Division Debate

“There has always been sense in New Zealand and Australia being one country,” writes the Anthony Mason Professor of Law at the University of NSW George Williams in an opinion piece called, ‘A nation girt by sea — and divided by it’. “The chance for them to join together arose at federation in 1901, but the opportunity was missed when the new nation included only the Australian colonies,” Williams continues. “Debate on a New Zealand–Australia merger has been sparked by an opinion poll commissioned by New Zealand television showing some support for the move. Not surprisingly, more Australians than New Zealanders are in favour, with 24 per cent of the New Zealanders and 37 per cent of the Australians polled believing the two nations should join forces. As the recent poll suggests, the greater obstacles lie on the other side of the Tasman. There have always been good arguments to join. Many are economic. We could be stronger together. Though as the recent poll suggests, the greater obstacles lie on the other side of the Tasman. It is one thing for Australians to accept New Zealand as a seventh state, it is another again for New Zealanders to see their nation swallowed up by its larger neighbour.”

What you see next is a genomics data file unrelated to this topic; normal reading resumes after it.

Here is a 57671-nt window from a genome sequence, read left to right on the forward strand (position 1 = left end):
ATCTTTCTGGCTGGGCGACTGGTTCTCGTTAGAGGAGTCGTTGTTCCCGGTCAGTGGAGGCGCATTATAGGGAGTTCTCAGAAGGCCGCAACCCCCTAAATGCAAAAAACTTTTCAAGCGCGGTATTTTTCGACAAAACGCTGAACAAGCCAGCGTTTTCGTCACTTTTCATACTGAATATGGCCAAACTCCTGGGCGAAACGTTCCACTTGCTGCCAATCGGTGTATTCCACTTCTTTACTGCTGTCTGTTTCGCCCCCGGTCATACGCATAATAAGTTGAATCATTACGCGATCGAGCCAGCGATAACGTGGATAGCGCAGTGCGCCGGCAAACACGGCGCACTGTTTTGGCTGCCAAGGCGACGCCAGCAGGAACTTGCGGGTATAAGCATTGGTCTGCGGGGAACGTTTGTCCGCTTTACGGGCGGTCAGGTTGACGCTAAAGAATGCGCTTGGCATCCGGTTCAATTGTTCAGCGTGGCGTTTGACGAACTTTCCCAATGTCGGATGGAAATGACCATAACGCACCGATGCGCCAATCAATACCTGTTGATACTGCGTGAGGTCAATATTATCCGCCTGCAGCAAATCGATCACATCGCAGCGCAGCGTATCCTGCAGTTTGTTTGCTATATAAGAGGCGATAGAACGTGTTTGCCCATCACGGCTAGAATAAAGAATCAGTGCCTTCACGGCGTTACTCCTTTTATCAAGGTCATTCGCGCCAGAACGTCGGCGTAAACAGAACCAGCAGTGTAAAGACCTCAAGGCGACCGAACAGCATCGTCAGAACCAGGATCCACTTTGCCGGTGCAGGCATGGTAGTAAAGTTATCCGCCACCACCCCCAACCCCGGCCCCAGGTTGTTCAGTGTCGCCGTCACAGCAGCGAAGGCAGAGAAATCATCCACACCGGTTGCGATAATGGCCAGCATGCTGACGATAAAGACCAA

Tags: Anthony Mason  Australia  George Williams  New Zealand  New Zealand-Australia Merger  Sydney Morning Herald (The)  University of NSW